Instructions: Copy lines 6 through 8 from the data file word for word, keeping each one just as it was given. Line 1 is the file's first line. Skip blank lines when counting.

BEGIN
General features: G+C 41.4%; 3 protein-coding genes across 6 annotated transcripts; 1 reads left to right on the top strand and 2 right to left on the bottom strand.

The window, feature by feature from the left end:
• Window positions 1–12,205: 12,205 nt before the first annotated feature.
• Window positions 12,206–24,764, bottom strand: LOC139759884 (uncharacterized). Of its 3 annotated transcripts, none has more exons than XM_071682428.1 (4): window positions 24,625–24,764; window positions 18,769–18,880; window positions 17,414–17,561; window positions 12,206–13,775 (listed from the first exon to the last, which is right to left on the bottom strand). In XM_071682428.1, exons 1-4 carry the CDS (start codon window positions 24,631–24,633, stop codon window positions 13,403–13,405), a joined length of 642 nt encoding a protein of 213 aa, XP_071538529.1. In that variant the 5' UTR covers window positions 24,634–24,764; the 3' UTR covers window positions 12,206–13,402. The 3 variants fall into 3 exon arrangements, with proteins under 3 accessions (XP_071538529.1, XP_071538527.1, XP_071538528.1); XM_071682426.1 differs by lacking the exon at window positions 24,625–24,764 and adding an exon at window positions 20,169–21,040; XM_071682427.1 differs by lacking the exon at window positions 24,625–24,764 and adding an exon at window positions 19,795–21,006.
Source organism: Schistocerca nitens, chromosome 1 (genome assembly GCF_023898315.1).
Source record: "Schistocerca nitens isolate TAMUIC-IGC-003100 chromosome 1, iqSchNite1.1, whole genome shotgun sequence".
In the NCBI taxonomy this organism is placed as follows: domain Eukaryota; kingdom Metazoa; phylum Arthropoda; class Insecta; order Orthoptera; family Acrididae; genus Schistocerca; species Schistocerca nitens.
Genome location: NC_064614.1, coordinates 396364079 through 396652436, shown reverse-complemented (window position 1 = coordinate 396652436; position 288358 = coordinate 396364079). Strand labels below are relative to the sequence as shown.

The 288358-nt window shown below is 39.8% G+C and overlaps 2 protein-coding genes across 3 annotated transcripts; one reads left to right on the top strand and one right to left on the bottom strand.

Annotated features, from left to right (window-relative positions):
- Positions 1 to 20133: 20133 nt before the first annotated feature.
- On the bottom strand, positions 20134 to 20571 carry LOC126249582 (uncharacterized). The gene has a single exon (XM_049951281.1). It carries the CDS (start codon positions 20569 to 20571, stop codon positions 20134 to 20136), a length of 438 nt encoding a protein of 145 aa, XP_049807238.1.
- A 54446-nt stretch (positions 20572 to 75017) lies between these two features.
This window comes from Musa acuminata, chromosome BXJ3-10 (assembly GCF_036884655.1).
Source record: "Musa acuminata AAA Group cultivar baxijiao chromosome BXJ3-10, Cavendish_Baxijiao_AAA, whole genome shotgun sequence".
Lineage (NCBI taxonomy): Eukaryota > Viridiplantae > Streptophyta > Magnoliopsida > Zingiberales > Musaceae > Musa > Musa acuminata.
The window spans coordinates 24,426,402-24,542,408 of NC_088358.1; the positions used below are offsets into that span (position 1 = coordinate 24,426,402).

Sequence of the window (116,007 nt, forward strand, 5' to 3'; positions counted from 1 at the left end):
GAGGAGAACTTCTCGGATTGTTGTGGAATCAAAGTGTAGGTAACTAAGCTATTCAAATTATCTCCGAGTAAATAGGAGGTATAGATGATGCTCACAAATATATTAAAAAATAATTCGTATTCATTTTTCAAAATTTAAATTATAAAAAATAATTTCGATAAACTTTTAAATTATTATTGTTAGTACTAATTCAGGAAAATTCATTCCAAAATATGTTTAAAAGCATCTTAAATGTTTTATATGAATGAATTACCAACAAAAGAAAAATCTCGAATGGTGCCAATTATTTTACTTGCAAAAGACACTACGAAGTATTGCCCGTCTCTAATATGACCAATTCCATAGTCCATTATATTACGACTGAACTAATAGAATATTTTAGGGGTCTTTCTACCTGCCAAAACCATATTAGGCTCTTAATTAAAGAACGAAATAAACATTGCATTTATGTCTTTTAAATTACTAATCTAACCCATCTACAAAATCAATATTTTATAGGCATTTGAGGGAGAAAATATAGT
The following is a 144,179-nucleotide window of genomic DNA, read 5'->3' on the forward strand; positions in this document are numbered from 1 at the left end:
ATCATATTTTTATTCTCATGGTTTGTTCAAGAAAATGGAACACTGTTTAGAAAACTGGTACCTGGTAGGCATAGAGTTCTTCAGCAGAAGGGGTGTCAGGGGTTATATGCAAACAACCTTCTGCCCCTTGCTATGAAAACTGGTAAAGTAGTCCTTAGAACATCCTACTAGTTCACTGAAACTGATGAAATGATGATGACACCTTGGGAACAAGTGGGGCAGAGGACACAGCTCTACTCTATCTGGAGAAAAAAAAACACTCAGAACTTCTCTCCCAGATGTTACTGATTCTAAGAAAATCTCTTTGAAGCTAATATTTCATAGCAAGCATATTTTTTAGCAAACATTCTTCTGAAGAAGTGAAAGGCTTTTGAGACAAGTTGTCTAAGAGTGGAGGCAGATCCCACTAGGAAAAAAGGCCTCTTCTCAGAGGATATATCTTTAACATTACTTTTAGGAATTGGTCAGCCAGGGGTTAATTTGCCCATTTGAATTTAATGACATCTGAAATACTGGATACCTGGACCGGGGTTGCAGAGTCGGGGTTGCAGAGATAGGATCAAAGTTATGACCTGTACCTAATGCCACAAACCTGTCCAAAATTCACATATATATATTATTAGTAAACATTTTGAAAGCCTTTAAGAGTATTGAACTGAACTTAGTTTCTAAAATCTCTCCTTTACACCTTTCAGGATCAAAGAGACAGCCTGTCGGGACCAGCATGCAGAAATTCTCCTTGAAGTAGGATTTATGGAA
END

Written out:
Source record: "Schistocerca nitens isolate TAMUIC-IGC-003100 chromosome 1, iqSchNite1.1, whole genome shotgun sequence".
In the NCBI taxonomy this organism is placed as follows: domain Eukaryota; kingdom Metazoa; phylum Arthropoda; class Insecta; order Orthoptera; family Acrididae; genus Schistocerca; species Schistocerca nitens.
Genome location: NC_064614.1, coordinates 396364079 through 396652436, shown reverse-complemented (window position 1 = coordinate 396652436; position 288358 = coordinate 396364079). Strand labels below are relative to the sequence as shown.